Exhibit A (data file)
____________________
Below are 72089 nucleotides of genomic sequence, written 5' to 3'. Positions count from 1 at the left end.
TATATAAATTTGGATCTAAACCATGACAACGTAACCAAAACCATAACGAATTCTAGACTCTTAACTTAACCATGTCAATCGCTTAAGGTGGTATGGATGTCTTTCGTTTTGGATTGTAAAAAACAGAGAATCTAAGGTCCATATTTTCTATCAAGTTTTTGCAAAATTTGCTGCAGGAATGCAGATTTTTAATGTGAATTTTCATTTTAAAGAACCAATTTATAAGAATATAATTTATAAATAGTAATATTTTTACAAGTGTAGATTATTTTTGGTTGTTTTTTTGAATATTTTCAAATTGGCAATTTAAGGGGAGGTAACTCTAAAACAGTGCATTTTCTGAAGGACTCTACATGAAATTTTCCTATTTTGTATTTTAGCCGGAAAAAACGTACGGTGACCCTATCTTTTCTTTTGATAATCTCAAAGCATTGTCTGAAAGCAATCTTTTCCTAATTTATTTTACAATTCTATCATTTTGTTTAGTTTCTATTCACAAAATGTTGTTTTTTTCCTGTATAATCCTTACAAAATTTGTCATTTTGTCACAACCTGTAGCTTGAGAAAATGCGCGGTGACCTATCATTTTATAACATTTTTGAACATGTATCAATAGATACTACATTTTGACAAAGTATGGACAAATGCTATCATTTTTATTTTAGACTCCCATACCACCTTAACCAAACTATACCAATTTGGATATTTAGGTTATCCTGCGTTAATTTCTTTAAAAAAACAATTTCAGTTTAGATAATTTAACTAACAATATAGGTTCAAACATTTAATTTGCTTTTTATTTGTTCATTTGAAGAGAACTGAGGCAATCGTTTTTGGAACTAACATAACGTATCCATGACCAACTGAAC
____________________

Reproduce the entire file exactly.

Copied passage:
Below are 72089 nucleotides of genomic sequence, written 5' to 3'. Positions count from 1 at the left end.
TATATAAATTTGGATCTAAACCATGACAACGTAACCAAAACCATAACGAATTCTAGACTCTTAACTTAACCATGTCAATCGCTTAAGGTGGTATGGATGTCTTTCGTTTTGGATTGTAAAAAACAGAGAATCTAAGGTCCATATTTTCTATCAAGTTTTTGCAAAATTTGCTGCAGGAATGCAGATTTTTAATGTGAATTTTCATTTTAAAGAACCAATTTATAAGAATATAATTTATAAATAGTAATATTTTTACAAGTGTAGATTATTTTTGGTTGTTTTTTTGAATATTTTCAAATTGGCAATTTAAGGGGAGGTAACTCTAAAACAGTGCATTTTCTGAAGGACTCTACATGAAATTTTCCTATTTTGTATTTTAGCCGGAAAAAACGTACGGTGACCCTATCTTTTCTTTTGATAATCTCAAAGCATTGTCTGAAAGCAATCTTTTCCTAATTTATTTTACAATTCTATCATTTTGTTTAGTTTCTATTCACAAAATGTTGTTTTTTTCCTGTATAATCCTTACAAAATTTGTCATTTTGTCACAACCTGTAGCTTGAGAAAATGCGCGGTGACCTATCATTTTATAACATTTTTGAACATGTATCAATAGATACTACATTTTGACAAAGTATGGACAAATGCTATCATTTTTATTTTAGACTCCCATACCACCTTAACCAAACTATACCAATTTGGATATTTAGGTTATCCTGCGTTAATTTCTTTAAAAAAACAATTTCAGTTTAGATAATTTAACTAACAATATAGGTTCAAACATTTAATTTGCTTTTTATTTGTTCATTTGAAGAGAACTGAGGCAATCGTTTTTGGAACTAACATAACGTATCCATGACCAACTGAAC